A civilian leader for the Department of the Navy and a former president of the University of Richmond will be the guest speakers at the University of Mary Washington’s 2017 commencement ceremonies on Friday, May 12, and Saturday, May 13.
John D. Burrow, a deputy assistant secretary of the Navy, will give the graduate address on Friday at 7:30 p.m. in Dodd Auditorium, George Washington Hall. Edward Ayers, president emeritus of the University of Richmond, will speak at Saturday’s undergraduate ceremony, which begins at 9 a.m. on Ball Circle of the Fredericksburg campus.
John D. Burrow
John Burrow has spent more than 30 years in service to the federal government. In his current position as a deputy assistant secretary of the Navy, he manages matters associated with the Department of the Navy’s Research, Development, Test and Evaluation investments.
As the department’s leader for research and development, he oversees science, technology and prototyping efforts across more than 15 naval warfare centers, including more than 25,000 scientists and engineers. He is the principal architect of the department’s initiatives to accelerate fielding of advanced technologies and warfighting capabilities.
Author and co-author of numerous publications, Burrow has taught at the University of Mary Washington, the Massachusetts Institute of Technology Naval Post Graduate School Professional Summer, and the University of Mississippi.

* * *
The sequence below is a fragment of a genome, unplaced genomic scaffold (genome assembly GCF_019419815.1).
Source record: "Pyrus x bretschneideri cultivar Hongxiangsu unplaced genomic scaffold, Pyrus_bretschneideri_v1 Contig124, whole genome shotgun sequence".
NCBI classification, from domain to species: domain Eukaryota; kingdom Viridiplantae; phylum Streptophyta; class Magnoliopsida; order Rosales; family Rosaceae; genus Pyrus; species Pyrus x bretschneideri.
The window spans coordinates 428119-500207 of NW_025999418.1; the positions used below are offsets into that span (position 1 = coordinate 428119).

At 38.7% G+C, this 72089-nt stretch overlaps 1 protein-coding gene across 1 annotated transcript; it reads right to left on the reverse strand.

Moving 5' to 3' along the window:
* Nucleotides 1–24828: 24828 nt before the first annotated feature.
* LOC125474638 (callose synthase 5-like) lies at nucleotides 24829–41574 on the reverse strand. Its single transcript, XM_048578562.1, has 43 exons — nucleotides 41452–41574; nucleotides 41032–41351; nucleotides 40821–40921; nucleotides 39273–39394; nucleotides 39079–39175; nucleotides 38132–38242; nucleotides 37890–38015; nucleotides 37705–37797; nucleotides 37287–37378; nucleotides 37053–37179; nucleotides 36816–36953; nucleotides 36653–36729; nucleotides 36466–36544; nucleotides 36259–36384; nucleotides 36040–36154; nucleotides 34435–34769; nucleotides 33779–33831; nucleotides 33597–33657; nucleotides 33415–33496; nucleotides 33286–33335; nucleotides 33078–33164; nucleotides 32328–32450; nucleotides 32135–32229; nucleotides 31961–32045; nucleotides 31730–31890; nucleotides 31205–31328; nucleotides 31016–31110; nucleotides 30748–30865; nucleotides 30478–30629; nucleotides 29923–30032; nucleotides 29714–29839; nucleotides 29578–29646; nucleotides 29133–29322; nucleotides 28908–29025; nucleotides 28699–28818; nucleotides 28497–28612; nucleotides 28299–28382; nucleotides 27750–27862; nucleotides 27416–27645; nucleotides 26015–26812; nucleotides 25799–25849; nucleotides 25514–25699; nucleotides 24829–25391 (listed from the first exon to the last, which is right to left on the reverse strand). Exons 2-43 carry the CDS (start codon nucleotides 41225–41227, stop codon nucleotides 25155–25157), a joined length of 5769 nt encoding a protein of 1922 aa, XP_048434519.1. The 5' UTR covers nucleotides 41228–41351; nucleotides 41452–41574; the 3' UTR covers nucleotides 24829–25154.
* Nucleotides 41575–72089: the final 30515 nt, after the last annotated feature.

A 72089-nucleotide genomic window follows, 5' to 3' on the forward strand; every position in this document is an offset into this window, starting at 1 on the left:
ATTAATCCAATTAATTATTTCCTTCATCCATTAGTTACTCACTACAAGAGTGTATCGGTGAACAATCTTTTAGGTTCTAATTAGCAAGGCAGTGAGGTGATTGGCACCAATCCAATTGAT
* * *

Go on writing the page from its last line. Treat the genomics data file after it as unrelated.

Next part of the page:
Among his numerous recognitions, Burrow received the Senior Executive Service Presidential Rank Award in 2015, the Navy’s Distinguished Civilian Service Award and the department’s Commendation for Superior Civilian Service in 2014.
Edward L. Ayers
Edward Ayers served as the University of Richmond’s ninth president from 2007 to 2015. Currently, he is the university’s Tucker-Boatwright professor of the humanities. Previously dean of arts and sciences at the University of Virginia, where he began teaching in 1980, Ayers was named the National Professor of the Year by the Carnegie Foundation for the Advancement of Teaching in 2003.
A historian of the American South, Ayers has written and edited 10 books. The Promise of the New South: Life After Reconstruction was a finalist for both the National Book Award and the Pulitzer Prize. In the Presence of Mine Enemies: Civil War in the Heart of America won the Bancroft Prize for distinguished writing in American history and the Beveridge Award for the best book in English on the history of the Americas since 1492. He was awarded the National Humanities Medal in 2013.
A pioneer in digital history, Ayers created “The Valley of the Shadow: Two Communities in the American Civil War,” a website that has attracted millions of users and won major prizes in the teaching of history. He serves as co-editor of the Atlas of the Historical Geography of the United States at the University of Richmond’s digital scholarship lab and is a co-host of BackStory with the American History Guys, a nationally syndicated radio show and podcast.
Ayers has received a presidential appointment to the National Council on the Humanities, served as a Fulbright professor in the Netherlands and has been elected to the American Academy of Arts and Sciences.